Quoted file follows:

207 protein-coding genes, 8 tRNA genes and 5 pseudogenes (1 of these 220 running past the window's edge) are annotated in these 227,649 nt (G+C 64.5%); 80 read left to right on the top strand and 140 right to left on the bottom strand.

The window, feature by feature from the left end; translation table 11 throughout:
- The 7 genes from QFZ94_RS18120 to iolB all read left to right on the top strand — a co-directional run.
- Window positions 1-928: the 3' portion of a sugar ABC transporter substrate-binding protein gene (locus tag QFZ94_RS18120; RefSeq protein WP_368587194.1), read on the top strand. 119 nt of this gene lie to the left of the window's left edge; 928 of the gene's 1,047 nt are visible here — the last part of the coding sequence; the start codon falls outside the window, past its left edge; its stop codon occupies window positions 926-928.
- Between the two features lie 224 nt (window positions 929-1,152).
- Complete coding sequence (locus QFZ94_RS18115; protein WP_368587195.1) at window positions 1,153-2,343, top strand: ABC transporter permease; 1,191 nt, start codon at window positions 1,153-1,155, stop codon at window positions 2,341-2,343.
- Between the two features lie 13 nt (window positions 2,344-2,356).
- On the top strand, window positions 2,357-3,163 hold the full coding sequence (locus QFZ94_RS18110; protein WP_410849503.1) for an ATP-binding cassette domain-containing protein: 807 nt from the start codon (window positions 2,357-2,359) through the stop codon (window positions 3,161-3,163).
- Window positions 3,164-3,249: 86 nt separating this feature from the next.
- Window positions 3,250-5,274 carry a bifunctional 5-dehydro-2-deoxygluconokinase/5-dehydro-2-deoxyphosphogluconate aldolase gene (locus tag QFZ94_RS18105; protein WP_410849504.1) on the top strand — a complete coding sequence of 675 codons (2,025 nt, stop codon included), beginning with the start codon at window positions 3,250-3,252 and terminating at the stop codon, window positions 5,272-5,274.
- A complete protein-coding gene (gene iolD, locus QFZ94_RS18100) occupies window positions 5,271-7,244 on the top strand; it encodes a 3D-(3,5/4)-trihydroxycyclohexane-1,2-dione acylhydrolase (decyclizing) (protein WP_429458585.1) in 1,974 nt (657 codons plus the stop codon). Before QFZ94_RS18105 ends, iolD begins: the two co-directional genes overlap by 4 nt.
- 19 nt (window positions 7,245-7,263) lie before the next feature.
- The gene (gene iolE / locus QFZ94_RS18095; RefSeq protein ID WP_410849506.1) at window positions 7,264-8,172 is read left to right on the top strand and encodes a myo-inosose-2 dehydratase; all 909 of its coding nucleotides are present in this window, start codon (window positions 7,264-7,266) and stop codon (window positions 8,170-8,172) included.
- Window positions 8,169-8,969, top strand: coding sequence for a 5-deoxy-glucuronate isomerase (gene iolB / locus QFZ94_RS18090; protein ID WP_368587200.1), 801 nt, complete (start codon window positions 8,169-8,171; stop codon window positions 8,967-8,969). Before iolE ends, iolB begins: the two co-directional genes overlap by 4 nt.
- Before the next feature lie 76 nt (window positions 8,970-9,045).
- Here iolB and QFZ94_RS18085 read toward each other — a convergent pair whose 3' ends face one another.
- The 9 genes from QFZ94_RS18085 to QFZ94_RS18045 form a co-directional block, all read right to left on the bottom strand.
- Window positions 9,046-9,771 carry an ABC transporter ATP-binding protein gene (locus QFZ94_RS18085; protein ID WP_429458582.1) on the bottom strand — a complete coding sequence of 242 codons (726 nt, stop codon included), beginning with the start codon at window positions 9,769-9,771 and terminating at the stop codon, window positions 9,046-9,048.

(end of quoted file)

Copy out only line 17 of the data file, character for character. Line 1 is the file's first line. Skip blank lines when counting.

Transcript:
- The 9 genes from QFZ94_RS18085 to QFZ94_RS18045 form a co-directional block, all read right to left on the bottom strand.